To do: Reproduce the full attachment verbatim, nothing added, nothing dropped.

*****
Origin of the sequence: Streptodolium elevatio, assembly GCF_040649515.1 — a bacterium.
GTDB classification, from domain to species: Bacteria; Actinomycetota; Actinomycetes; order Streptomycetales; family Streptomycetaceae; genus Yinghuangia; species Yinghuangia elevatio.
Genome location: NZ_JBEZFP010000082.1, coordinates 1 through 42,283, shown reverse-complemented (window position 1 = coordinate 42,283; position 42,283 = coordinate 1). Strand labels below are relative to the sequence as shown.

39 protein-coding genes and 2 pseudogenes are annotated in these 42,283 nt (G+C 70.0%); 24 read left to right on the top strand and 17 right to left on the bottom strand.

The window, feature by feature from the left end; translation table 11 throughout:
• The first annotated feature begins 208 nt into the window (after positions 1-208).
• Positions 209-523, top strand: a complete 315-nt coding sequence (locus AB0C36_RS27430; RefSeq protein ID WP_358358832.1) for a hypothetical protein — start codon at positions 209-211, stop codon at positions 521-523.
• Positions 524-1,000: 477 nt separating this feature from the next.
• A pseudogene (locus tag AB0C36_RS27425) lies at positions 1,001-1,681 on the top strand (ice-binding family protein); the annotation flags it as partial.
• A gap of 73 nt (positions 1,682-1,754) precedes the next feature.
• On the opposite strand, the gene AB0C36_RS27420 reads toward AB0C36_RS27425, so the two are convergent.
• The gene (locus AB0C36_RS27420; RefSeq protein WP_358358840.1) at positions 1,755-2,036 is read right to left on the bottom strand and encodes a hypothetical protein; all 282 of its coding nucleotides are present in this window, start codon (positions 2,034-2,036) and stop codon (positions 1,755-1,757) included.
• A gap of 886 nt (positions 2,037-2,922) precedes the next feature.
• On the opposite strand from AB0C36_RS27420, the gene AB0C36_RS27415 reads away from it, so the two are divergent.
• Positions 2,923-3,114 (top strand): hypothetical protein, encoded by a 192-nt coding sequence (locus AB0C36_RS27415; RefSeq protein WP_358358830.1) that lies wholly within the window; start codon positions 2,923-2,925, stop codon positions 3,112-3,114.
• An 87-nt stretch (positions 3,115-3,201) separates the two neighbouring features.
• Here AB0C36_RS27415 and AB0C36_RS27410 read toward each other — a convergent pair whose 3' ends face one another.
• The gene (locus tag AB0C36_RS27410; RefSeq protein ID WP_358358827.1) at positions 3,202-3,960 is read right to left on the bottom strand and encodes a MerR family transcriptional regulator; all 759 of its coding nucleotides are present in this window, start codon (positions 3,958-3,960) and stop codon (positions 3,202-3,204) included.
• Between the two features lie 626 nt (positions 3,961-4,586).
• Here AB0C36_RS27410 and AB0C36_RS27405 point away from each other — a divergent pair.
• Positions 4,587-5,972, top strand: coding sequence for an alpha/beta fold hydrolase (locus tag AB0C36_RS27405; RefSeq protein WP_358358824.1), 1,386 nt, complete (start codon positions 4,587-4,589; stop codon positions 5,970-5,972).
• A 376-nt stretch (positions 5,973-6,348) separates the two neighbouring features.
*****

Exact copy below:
Origin of the sequence: Streptodolium elevatio, assembly GCF_040649515.1 — a bacterium.
GTDB classification, from domain to species: Bacteria; Actinomycetota; Actinomycetes; order Streptomycetales; family Streptomycetaceae; genus Yinghuangia; species Yinghuangia elevatio.
Genome location: NZ_JBEZFP010000082.1, coordinates 1 through 42,283, shown reverse-complemented (window position 1 = coordinate 42,283; position 42,283 = coordinate 1). Strand labels below are relative to the sequence as shown.

39 protein-coding genes and 2 pseudogenes are annotated in these 42,283 nt (G+C 70.0%); 24 read left to right on the top strand and 17 right to left on the bottom strand.

The window, feature by feature from the left end; translation table 11 throughout:
• The first annotated feature begins 208 nt into the window (after positions 1-208).
• Positions 209-523, top strand: a complete 315-nt coding sequence (locus AB0C36_RS27430; RefSeq protein ID WP_358358832.1) for a hypothetical protein — start codon at positions 209-211, stop codon at positions 521-523.
• Positions 524-1,000: 477 nt separating this feature from the next.
• A pseudogene (locus tag AB0C36_RS27425) lies at positions 1,001-1,681 on the top strand (ice-binding family protein); the annotation flags it as partial.
• A gap of 73 nt (positions 1,682-1,754) precedes the next feature.
• On the opposite strand, the gene AB0C36_RS27420 reads toward AB0C36_RS27425, so the two are convergent.
• The gene (locus AB0C36_RS27420; RefSeq protein WP_358358840.1) at positions 1,755-2,036 is read right to left on the bottom strand and encodes a hypothetical protein; all 282 of its coding nucleotides are present in this window, start codon (positions 2,034-2,036) and stop codon (positions 1,755-1,757) included.
• A gap of 886 nt (positions 2,037-2,922) precedes the next feature.
• On the opposite strand from AB0C36_RS27420, the gene AB0C36_RS27415 reads away from it, so the two are divergent.
• Positions 2,923-3,114 (top strand): hypothetical protein, encoded by a 192-nt coding sequence (locus AB0C36_RS27415; RefSeq protein WP_358358830.1) that lies wholly within the window; start codon positions 2,923-2,925, stop codon positions 3,112-3,114.
• An 87-nt stretch (positions 3,115-3,201) separates the two neighbouring features.
• Here AB0C36_RS27415 and AB0C36_RS27410 read toward each other — a convergent pair whose 3' ends face one another.
• The gene (locus tag AB0C36_RS27410; RefSeq protein ID WP_358358827.1) at positions 3,202-3,960 is read right to left on the bottom strand and encodes a MerR family transcriptional regulator; all 759 of its coding nucleotides are present in this window, start codon (positions 3,958-3,960) and stop codon (positions 3,202-3,204) included.
• Between the two features lie 626 nt (positions 3,961-4,586).
• Here AB0C36_RS27410 and AB0C36_RS27405 point away from each other — a divergent pair.
• Positions 4,587-5,972, top strand: coding sequence for an alpha/beta fold hydrolase (locus tag AB0C36_RS27405; RefSeq protein WP_358358824.1), 1,386 nt, complete (start codon positions 4,587-4,589; stop codon positions 5,970-5,972).
• A 376-nt stretch (positions 5,973-6,348) separates the two neighbouring features.